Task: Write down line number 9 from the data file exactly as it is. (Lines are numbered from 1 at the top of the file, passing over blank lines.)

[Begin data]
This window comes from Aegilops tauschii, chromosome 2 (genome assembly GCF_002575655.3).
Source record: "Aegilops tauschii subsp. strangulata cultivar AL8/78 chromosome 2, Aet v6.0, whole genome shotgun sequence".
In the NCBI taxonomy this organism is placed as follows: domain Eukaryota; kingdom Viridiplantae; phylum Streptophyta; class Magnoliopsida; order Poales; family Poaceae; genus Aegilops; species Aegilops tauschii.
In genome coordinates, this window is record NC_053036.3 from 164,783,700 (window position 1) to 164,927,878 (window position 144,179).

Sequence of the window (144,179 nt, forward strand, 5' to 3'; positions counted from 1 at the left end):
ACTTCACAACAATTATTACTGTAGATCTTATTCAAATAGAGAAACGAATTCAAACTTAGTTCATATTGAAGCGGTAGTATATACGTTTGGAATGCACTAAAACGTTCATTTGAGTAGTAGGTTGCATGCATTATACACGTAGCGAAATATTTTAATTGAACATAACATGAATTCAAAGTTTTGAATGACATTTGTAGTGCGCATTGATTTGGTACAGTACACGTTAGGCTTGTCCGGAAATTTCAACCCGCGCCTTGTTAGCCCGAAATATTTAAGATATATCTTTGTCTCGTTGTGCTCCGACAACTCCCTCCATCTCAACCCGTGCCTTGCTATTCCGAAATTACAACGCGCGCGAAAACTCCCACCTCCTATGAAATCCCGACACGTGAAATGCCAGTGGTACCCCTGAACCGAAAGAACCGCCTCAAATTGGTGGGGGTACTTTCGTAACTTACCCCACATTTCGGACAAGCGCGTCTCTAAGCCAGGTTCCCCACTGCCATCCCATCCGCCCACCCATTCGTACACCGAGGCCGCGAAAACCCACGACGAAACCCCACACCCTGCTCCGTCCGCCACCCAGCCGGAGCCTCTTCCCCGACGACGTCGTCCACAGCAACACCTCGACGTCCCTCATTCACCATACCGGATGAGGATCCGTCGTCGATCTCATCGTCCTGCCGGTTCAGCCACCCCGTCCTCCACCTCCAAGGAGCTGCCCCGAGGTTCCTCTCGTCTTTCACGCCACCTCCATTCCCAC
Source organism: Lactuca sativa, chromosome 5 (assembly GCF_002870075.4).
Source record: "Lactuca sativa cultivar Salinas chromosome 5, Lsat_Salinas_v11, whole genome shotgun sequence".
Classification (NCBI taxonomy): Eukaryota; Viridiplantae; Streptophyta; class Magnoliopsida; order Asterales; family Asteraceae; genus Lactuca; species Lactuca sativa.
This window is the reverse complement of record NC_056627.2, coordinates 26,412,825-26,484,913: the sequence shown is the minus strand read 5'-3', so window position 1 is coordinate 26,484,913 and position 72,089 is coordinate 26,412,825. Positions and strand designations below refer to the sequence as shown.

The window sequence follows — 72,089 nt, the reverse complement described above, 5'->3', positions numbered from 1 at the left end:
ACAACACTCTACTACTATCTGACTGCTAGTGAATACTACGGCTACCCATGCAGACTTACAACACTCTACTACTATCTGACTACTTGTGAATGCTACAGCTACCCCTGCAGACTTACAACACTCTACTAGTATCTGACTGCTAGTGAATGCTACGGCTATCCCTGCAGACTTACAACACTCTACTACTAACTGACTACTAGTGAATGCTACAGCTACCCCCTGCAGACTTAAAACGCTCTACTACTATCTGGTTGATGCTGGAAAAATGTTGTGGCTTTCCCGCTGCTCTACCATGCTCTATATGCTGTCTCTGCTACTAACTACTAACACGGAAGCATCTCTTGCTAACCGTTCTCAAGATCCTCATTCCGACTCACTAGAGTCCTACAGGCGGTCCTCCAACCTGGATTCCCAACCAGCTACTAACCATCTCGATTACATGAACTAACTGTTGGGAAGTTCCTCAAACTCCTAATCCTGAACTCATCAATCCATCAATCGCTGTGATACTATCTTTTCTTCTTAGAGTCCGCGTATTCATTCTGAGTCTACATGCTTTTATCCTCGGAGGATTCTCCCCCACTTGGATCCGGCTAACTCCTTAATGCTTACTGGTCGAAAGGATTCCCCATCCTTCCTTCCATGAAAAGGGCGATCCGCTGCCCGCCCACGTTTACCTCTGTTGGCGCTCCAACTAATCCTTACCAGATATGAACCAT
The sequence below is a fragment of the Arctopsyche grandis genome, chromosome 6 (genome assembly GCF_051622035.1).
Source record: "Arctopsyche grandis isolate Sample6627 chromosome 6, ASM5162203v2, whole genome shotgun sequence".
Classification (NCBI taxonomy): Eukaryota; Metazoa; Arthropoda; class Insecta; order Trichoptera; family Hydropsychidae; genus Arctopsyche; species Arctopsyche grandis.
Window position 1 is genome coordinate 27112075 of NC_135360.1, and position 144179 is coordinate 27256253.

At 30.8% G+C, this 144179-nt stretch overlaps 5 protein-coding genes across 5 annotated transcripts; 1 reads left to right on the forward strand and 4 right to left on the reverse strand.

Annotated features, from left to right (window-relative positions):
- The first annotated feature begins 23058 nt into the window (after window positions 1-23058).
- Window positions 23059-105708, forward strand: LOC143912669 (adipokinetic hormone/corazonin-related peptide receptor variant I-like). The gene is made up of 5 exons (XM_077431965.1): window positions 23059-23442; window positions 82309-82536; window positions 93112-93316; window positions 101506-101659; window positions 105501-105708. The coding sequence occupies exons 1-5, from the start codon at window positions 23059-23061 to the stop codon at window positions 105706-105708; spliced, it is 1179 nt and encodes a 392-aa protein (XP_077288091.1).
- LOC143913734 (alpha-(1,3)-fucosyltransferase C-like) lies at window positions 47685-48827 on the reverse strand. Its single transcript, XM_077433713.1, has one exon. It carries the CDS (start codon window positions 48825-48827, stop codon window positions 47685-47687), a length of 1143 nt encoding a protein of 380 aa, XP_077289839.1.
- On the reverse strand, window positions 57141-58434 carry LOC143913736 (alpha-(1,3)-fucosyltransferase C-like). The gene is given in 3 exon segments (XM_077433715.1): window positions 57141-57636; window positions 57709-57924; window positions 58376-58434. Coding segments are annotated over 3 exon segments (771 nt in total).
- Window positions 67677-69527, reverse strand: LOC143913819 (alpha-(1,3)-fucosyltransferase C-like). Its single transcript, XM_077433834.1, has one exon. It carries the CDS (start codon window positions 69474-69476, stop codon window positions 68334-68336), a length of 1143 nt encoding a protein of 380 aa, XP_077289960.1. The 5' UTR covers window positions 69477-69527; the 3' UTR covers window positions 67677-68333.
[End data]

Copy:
Classification (NCBI taxonomy): Eukaryota; Viridiplantae; Streptophyta; class Magnoliopsida; order Asterales; family Asteraceae; genus Lactuca; species Lactuca sativa.